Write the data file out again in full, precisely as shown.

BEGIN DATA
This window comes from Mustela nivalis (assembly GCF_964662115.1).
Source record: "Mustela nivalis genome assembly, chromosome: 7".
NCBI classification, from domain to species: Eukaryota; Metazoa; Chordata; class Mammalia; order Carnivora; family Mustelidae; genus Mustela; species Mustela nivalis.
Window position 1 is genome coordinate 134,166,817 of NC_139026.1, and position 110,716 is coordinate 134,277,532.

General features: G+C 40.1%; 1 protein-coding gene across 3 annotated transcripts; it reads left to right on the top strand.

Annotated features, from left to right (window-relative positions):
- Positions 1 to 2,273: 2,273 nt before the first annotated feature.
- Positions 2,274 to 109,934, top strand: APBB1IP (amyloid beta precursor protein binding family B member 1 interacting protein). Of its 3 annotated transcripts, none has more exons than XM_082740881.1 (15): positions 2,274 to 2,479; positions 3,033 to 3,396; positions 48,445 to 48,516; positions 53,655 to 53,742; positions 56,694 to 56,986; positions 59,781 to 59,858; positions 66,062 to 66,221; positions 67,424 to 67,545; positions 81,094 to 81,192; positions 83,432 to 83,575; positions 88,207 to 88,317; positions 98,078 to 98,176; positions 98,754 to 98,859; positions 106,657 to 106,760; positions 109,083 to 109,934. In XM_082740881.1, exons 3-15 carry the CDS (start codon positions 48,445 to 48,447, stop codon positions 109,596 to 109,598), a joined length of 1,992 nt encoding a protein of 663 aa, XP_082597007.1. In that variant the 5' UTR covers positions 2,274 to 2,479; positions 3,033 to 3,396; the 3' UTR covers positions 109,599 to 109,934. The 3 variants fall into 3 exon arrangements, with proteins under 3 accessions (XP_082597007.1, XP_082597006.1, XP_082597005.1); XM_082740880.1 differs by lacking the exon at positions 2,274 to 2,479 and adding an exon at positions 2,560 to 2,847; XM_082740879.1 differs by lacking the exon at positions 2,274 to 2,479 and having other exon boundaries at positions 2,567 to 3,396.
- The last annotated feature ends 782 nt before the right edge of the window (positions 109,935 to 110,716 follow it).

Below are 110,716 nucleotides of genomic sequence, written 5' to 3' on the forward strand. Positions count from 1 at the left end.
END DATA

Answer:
This window comes from Mustela nivalis (assembly GCF_964662115.1).
Source record: "Mustela nivalis genome assembly, chromosome: 7".
NCBI classification, from domain to species: Eukaryota; Metazoa; Chordata; class Mammalia; order Carnivora; family Mustelidae; genus Mustela; species Mustela nivalis.
Window position 1 is genome coordinate 134,166,817 of NC_139026.1, and position 110,716 is coordinate 134,277,532.

General features: G+C 40.1%; 1 protein-coding gene across 3 annotated transcripts; it reads left to right on the top strand.

Annotated features, from left to right (window-relative positions):
- Positions 1 to 2,273: 2,273 nt before the first annotated feature.
- Positions 2,274 to 109,934, top strand: APBB1IP (amyloid beta precursor protein binding family B member 1 interacting protein). Of its 3 annotated transcripts, none has more exons than XM_082740881.1 (15): positions 2,274 to 2,479; positions 3,033 to 3,396; positions 48,445 to 48,516; positions 53,655 to 53,742; positions 56,694 to 56,986; positions 59,781 to 59,858; positions 66,062 to 66,221; positions 67,424 to 67,545; positions 81,094 to 81,192; positions 83,432 to 83,575; positions 88,207 to 88,317; positions 98,078 to 98,176; positions 98,754 to 98,859; positions 106,657 to 106,760; positions 109,083 to 109,934. In XM_082740881.1, exons 3-15 carry the CDS (start codon positions 48,445 to 48,447, stop codon positions 109,596 to 109,598), a joined length of 1,992 nt encoding a protein of 663 aa, XP_082597007.1. In that variant the 5' UTR covers positions 2,274 to 2,479; positions 3,033 to 3,396; the 3' UTR covers positions 109,599 to 109,934. The 3 variants fall into 3 exon arrangements, with proteins under 3 accessions (XP_082597007.1, XP_082597006.1, XP_082597005.1); XM_082740880.1 differs by lacking the exon at positions 2,274 to 2,479 and adding an exon at positions 2,560 to 2,847; XM_082740879.1 differs by lacking the exon at positions 2,274 to 2,479 and having other exon boundaries at positions 2,567 to 3,396.
- The last annotated feature ends 782 nt before the right edge of the window (positions 109,935 to 110,716 follow it).

Below are 110,716 nucleotides of genomic sequence, written 5' to 3' on the forward strand. Positions count from 1 at the left end.